Plaintiffs and amici allege that the Commissioner has not established substantive standards describing the educational content of preschool programs. Without core curriculum standards akin to those developed by the DOE for grade schools but specific to preschool levels, disadvantaged children in the Abbott districts will get little more than daycare. This nomenclature is critical. The distinction between "daycare," which does not generally provide structured, educational programming geared toward school-readiness skill development, and "preschool" or "preschool education," which is intended to prepare children for success in elementary school, lies at the core of this case. In order for disadvantaged children to develop the language skills and discipline they need for later academic success, there must be educational content to their preschool experience.
The record is sparse on this subject. Under regulations adopted by the DOE on September 1, 1999, districts are required to provide developmentally appropriate programs, under the supervision of master teachers, for the 1999-2000 school year, and the Department will provide districts, by the 2000-2001 school year, with specific guidance on developmentally appropriate standards/expectations to provide uniform quality.
N.J.A.C. 6:19A-3.3(d) deals with master teachers, who are to "coordinate and facilitate early childhood programs and assist in the provision of early childhood professional development." Each district is expected to provide one master teacher for every twenty preschool classrooms. Where the districts contract with DHS-licensed child care providers, see infra at ____ (slip op. at ___), it is the master teacher who is expected to assist the providers in the development of programming "aligned with the Core Curriculum Content Standards and . . . integrated with the [Whole School Reform] model(s), or the whole school alternative program design(s) utilized in the district . . . ." N.J.A.C. 6:19A-3.3(b)(2).
The intent of these provisions, as stated by the Commissioner, is to "establish uniform standards for early childhood programs that emphasize articulation with whole school reform programs and Core Curriculum Content Standards." We are also informed that the DOE has hired Dr. Robert Slavin, co-director of the Center for Research on the Education of Students Placed at Risk, to assist in the development of a preschool curriculum to complement the Success For All (SFA) program discussed in Abbott V. In three districts there already exists a "Curiosity Corner" pilot that accomplishes this goal. Similarly, some districts are using other models described in Abbott V, such as the High Scope/Perry Preschool program and the Abecedarian model.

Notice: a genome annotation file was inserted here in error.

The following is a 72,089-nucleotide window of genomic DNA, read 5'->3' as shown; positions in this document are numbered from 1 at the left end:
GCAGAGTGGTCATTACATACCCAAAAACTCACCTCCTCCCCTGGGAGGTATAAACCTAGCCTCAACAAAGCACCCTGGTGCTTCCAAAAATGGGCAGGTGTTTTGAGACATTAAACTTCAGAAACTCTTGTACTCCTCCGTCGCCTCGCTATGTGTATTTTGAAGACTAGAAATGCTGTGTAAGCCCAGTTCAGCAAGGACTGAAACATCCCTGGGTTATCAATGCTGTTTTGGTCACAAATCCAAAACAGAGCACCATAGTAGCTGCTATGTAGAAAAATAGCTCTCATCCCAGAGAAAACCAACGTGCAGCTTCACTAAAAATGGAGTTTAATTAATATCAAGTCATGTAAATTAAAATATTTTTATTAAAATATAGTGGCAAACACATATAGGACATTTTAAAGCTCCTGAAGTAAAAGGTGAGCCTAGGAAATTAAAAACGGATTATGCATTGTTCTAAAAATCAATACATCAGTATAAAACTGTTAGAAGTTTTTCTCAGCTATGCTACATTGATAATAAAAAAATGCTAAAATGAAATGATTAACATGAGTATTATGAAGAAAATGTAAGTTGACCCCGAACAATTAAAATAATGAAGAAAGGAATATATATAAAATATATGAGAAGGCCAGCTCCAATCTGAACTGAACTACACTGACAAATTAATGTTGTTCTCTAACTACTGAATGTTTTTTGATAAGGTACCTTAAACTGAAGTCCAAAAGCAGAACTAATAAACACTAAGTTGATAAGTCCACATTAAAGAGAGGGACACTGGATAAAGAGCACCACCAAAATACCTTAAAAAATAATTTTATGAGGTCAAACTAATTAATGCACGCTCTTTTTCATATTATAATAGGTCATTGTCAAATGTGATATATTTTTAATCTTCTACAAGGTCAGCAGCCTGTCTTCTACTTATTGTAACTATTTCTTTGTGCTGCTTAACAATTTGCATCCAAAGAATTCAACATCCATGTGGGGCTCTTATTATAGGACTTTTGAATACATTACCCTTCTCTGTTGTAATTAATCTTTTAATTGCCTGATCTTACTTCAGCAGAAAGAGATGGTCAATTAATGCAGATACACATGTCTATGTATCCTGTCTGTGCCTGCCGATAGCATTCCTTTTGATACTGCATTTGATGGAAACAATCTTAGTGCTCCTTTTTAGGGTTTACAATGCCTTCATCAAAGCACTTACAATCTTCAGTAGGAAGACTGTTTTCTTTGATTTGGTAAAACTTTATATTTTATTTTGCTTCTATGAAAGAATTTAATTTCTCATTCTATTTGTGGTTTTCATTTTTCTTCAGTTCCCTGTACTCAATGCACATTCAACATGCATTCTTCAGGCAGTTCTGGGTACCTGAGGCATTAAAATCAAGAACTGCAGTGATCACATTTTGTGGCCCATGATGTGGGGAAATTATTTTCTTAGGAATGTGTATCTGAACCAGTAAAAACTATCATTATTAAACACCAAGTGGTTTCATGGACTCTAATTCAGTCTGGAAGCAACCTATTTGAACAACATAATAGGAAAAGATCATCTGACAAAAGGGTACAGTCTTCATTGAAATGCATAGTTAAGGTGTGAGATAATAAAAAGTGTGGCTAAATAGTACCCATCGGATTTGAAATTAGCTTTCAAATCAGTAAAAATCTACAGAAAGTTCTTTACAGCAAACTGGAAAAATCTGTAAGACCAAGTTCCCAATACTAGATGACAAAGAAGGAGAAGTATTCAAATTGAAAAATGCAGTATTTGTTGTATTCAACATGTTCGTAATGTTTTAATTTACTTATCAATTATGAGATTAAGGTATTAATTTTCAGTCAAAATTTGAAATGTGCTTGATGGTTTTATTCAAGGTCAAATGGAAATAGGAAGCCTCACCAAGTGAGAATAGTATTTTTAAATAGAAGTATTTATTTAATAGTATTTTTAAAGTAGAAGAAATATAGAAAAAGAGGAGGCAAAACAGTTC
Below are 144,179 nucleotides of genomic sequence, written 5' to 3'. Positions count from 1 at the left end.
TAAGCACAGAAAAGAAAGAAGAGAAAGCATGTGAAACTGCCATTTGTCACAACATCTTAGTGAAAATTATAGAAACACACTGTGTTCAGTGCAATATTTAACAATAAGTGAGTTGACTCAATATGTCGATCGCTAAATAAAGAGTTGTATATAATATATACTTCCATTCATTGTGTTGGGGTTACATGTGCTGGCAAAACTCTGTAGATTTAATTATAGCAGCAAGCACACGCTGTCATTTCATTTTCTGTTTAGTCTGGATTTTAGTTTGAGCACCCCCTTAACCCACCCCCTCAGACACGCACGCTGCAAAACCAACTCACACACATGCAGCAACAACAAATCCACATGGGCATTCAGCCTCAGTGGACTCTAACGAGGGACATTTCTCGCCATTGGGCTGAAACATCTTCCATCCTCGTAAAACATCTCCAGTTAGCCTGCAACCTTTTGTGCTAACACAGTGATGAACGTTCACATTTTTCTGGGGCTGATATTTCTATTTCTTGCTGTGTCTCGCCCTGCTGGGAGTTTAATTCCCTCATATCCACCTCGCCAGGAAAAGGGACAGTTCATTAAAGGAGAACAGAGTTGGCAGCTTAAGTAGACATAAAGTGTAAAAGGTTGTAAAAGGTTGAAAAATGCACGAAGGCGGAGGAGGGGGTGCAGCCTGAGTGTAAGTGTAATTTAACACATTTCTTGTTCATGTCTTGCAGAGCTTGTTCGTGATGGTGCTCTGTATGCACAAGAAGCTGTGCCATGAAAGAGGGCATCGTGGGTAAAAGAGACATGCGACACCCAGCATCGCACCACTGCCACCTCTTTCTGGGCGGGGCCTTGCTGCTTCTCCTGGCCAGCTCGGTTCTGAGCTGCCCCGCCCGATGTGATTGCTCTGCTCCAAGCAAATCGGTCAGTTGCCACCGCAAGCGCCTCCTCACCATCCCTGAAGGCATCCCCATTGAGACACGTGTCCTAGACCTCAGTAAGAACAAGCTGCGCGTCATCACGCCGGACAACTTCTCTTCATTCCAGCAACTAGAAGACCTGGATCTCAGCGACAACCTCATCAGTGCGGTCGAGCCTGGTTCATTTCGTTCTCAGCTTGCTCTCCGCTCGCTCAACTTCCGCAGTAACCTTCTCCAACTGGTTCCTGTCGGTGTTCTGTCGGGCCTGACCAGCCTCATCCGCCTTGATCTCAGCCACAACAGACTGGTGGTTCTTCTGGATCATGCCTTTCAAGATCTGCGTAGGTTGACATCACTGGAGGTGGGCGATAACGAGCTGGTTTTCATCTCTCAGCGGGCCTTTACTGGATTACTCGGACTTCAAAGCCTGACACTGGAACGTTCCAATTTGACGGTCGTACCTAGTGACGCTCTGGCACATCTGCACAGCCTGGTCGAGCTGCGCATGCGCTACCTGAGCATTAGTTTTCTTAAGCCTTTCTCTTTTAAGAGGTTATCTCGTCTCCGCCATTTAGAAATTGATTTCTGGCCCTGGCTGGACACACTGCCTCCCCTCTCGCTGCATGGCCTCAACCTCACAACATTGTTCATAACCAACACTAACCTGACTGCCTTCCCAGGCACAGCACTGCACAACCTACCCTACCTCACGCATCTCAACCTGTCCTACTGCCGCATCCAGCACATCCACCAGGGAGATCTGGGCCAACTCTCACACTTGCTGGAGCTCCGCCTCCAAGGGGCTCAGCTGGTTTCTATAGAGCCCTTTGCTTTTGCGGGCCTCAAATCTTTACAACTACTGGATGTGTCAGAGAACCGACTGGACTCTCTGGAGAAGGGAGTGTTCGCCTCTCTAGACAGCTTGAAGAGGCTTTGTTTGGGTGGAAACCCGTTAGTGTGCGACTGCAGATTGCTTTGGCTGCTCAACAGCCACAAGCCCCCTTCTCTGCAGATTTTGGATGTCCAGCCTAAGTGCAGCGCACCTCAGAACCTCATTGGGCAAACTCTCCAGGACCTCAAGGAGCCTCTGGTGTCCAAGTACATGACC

We understand that the Commissioner has established Rapid Intervention Teams to work with the districts to oversee both the opening of preschool programs and to assist daycare providers in "molding together, both fiscally and programmatically, two very different systems." Such staff assistance cannot substitute for substantive standards promulgated by the Commissioner. Although the DOE has promised to adopt standards by the 2000-2001 school year, more concrete guidance for this school year would have been preferable. Without adequate standards the DOE will be unable to evaluate preschool programs or to prevent the development of a two-tiered system in which one group of children is offered daycare and another group is offered high-quality preschool. We take notice of draft standards now under review by educators around the state. See http://www.state.nj.us/njed/ece. It is reported that the DOE anticipates a final document shortly.
Substantive educational guidance for all Abbott district preschool programs is an essential component of DOE's commitment to the Abbott districts and must be adopted by April 17, 2000, so that the districts will be able to prepare for the 2000-2001 school year.
B. Other Elements of Quality Preschools
Plaintiffs, joined by the New Jersey Education Association and the Association for Children of New Jersey (ACNJ), also contend that the teacher certification standards set out at N.J.A.C. 6:19A-3.3 will not guarantee high-quality preschool. The ACNJ points to N.J.A.C. 6:19A-3.3(b)(4)(ii), under which DHS- licensed daycare providers can hire new teachers holding only a two year associate's degree *fn5 and not a bachelor's degree. They explain that the Commissioner promised certified teachers, but that the new regulations permit the hiring of non-qualified staff. Likewise, the ACNJ has expressed its concern that even the associate's degree may be waived under section 3.3(c) of the DOE regulations, a provision that the ACNJ claims is so vague it will undermine the certification requirements entirely.
In the Abbott IV remand proceedings the State proposed "one teacher and one aide for each half-day preschool class." Abbott V, App. I, supra, 153 N.J. at 559. The estimated budget at "$51,000 per teacher," ibid., suggests that certified teachers were contemplated. Judge King observed that the State's specific "recommendations and budgets for preschool . . . were consistent with . . . legislative requirements," that anticipated certified teachers. Abbott V, App. I, supra, 153 N.J. at 560. There was also, during the remand, some discussion of specialized credentials for preschool teachers. Dr. Barnett, testifying for the plaintiffs, supported the establishment of new teacher credentials geared toward the education of children under six. At no point was it suggested that the then-existing regulations requiring a certificate, N.J.A.C. 6:11-31(a), with an elementary endorsement, N.J.A.C. 6:11-6.2(a)(6) (described as "authoriz[ing] the holder to serve as elementary school teacher in grades nursery through eight in all public schools"), would not pertain to all preschool programs in the SNDs. In short, the testimony contemplated, and the Court understood, that the Abbott preschool programs would be staffed by certified teachers.